While Britain's biggest security operation in decades Friday was hailed a great success -- police in London said they made 43 arrests amid an otherwise joyful crowd of 1 million that watched the royal wedding -- officials in Berlin were getting ready to brace for some tougher action.
May 1, a federal holiday in much of Europe, is a traditional day for protests. Union workers are to take the streets in France, Spain, Greece and Portugal, where workers have been angry about harsh austerity measures.
Nowhere is the potential for violence so high as in Berlin, however, a city home to one of the largest far-left scenes in Europe. Officials estimate that more than 1,000 far-left radicals live in the city. Some 6,000 police officers have been dispatched across the city to safeguard the May Day demonstrations.
May Day protests in Berlin's multicultural Kreuzberg district were quite violent in the 1980s and early 1990s. However, since police traded ar hard-line approach for de-escalation tactics, things calmed down -- until 2009.
At the time, hundreds of protesters threw firebombs, broken beer bottles and stones at police, who responded with tear gas and batons. The 2009 clashes resulted in nearly 500 arrests and hundreds of people being injured.
Last year's protests remained relatively quiet, with fewer arrests and injured, but authorities remain alert.
Gentrification has arrived in Berlin, with rents in Kreuzberg and Friedrichshain on the rise and homeowners forcing tenants out to sell the house for big money -- a development that has fueled anger among the left-wing scene.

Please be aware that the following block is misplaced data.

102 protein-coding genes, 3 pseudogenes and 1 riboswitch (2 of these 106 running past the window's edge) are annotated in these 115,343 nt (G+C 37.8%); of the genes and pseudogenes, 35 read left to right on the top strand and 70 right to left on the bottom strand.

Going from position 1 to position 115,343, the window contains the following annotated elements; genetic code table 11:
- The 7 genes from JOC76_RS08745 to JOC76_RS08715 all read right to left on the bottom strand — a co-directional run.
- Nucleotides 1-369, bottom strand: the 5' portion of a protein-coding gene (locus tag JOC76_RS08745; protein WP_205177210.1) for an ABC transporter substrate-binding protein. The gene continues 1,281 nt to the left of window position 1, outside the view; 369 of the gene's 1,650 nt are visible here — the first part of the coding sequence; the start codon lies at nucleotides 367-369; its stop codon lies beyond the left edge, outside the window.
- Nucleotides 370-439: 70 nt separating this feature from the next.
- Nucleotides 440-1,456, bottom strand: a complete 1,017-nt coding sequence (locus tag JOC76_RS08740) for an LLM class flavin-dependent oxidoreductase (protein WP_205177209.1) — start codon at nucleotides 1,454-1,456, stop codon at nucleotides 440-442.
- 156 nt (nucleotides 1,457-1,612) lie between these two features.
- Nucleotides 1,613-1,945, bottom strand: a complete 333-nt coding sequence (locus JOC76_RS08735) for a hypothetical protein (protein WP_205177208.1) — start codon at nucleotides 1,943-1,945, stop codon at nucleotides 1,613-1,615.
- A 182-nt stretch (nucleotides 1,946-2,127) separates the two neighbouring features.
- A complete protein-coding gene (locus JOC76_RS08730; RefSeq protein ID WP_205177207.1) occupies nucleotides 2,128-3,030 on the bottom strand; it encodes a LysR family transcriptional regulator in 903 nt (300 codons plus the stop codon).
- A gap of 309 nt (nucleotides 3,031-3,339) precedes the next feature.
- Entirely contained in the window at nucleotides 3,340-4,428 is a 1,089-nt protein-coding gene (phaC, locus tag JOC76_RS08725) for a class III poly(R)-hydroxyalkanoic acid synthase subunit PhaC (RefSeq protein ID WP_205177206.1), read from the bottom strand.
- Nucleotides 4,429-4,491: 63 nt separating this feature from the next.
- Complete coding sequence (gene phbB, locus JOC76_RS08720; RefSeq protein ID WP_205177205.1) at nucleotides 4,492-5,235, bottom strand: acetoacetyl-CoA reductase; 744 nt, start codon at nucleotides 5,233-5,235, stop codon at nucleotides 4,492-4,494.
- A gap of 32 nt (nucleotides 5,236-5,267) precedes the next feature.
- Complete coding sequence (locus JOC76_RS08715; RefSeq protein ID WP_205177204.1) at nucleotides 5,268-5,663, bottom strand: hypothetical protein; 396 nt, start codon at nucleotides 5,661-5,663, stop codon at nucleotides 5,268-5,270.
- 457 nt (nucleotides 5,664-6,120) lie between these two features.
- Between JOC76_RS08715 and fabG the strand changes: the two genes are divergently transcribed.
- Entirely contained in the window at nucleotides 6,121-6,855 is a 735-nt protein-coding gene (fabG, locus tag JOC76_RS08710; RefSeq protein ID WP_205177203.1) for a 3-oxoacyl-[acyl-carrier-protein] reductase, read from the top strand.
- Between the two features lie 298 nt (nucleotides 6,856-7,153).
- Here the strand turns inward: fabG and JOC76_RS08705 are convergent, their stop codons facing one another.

In February, some 2,000 riot police dispatched to clear out one of Berlin's last squats in the eastern Friedrichshain district clashed with around 1,000 protesters, who threw stones and beer bottles. While police eventually managed to enter the house, which was barricaded with razor wire and sharpened metal poles, the protesters went on a rampage through the district, smashing shop and bank windows.
Hans-Peter Uhl, an interior policy spokesman for Chancellor Angela Merkel's conservatives, has called for preventive arrests of well-known radicals before May 1 but authorities in this largely left-wing city are unlikely to revert to such measures.
The locals of Kreuzberg have taken matters into their own hands. Since 2003, in a bid to defuse the violence, locals have been organizing the "Myfest," a multicultural district party with food stands and stages for live music and performances.
Tens of thousands of people flock there every year to dish into homemade kebab and currywurst, listen and dance to live music and experience the colorful side of Kreuzberg, which has turned it into one of Berlin's hippest neighborhoods.
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